An Essay on Marketing
by Ally E. Peltier
by Ally E. Peltier
A member of our IWW Writing discussion list recently posted that she'd been advised by a friend never to send a Prologue as part of the first three chapters she sent to prospective literary agents. I worked as an acquiring editor at a major publisher for years and know and still work with many agents. I have never heard this rule about not including a Prologue. I would say that people giving this kind of advice may be influenced by the new author's tendency to rely on a Prologue when one isn't necessary--thus, you are in effect sending a weak opening to a prospective agent.
This is obviously something to avoid. But unless the agent specifies otherwise, you should send the first three chapters or approximately 50 pages, whether that is a Prologue and two chapters or three regular chapters doesn't matter.
I had a client who recently wanted to send the first chapter, one from the middle, and one from the end. I strongly encouraged him to abandon this plan, and the reason why is also the explanation for why sending the Prologue (if you have one) is important.
Most potential book buyers will browse for books in a certain way: cover or title catches the eye, back cover/jacket copy is intriguing, and then the first couple of pages delivers on the promise of the cover copy. Book reviewers and media personnel (like the folk who decide who will appear on their bosses' TV shows) sometimes take it a step further, giving anywhere from just the first paragraph to at least the first chapter a chance to grab them. Editors know this, and it is the reason why the openings of novels are so carefully scrutinized.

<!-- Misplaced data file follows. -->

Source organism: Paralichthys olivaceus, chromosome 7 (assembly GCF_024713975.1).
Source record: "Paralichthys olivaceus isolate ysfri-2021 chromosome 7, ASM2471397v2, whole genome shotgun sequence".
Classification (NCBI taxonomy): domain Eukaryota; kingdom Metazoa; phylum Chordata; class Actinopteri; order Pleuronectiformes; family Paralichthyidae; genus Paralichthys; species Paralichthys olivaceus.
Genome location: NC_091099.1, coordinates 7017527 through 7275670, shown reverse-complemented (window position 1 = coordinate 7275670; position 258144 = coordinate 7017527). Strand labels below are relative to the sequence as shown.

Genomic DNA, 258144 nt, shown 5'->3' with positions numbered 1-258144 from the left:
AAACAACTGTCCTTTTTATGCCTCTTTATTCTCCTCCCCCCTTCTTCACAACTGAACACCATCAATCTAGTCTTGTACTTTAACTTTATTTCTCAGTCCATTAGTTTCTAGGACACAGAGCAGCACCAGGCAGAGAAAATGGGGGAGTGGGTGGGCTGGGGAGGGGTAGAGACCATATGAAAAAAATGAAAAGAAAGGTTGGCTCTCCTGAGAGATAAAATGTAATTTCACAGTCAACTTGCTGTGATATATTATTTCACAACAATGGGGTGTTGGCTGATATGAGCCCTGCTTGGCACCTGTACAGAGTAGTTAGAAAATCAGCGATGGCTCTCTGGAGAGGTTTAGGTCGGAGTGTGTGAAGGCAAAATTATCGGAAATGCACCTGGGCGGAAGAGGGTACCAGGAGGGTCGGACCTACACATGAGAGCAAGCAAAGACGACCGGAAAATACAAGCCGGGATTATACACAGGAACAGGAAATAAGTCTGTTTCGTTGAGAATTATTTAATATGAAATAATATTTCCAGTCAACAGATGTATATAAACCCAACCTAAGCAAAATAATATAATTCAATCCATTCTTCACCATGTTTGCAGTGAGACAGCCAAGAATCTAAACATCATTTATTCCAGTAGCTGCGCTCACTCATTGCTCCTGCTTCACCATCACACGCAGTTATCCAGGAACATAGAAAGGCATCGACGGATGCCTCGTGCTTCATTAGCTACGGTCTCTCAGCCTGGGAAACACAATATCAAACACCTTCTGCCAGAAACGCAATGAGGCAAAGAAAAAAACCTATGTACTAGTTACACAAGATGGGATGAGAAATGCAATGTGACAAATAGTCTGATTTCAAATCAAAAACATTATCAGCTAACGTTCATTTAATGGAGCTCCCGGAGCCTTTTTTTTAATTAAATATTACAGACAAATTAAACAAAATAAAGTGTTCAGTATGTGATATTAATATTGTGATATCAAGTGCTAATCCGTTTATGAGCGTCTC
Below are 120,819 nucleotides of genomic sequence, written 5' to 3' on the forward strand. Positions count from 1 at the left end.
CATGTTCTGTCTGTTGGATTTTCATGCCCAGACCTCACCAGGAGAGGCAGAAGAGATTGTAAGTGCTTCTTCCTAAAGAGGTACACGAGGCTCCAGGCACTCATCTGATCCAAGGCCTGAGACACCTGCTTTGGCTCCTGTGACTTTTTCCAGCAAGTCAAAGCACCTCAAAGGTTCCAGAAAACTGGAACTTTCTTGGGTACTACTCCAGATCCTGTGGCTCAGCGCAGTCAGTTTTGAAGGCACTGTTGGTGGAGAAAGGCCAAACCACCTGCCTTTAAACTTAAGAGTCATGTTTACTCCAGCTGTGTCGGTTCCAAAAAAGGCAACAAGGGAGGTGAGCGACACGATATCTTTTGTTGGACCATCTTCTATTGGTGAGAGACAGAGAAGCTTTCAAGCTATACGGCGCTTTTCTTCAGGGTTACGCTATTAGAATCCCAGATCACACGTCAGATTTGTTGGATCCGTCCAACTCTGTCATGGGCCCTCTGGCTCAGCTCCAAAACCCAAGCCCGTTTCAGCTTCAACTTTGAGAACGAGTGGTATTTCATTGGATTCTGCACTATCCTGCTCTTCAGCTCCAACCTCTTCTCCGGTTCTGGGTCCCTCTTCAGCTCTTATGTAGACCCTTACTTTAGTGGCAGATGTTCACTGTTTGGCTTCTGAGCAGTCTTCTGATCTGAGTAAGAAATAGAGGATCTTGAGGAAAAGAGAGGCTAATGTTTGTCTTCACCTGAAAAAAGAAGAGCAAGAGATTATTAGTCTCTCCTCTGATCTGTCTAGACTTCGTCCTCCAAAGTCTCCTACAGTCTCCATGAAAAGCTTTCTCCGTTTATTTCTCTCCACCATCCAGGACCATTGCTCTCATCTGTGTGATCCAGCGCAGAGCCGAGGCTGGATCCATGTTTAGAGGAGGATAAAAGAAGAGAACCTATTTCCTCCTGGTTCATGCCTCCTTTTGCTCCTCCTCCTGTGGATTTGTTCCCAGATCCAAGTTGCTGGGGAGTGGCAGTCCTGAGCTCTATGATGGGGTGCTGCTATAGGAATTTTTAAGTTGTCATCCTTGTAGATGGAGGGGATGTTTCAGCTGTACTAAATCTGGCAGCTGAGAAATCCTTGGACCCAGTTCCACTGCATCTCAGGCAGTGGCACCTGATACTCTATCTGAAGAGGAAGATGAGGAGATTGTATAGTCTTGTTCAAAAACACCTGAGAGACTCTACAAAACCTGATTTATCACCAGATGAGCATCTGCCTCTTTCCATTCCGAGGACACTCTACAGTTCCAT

That's why agents also ask to see the first few chapters. Because, it is again assumed, if the first couple of chapters don't grab the agent, then it similarly won't grab editors, reviewers, and so forth.
So, if your reasons are similar to my client's (he felt that the story didn't really pick up until midway through the novel), you should spend more time working on your novel's opening rather than choose a haphazard selection of chapters to send. Since most agents expect to see a synopsis as well as sample chapters (even if they don't ask for it, you have a better chance of having them ask for your manuscript if you send one), your overall plot arc will be clear to them regardless of what happens in the first few chapters. It will give them some context. But those first chapters must be gripping, interesting, and compelling enough to make the agent want to keep reading. They should introduce your protagonists and show the agent that you have a good handle on natural-sounding dialogue, well developed settings, and the appropriate pace or tone for your genre. If they don't accomplish these goals, the agent won't bother asking for more material.
Ally E. Peltier is an editor, writer and consultant who began her editorial career at small publisher Brundage Publishing, then worked under the tutelage of a Senior Editor at Simon & Schuster where she spent several subsequent years acquiring and editing books for both the Touchstone and Fireside imprints. She has also worked as a freelance writer for over eight years.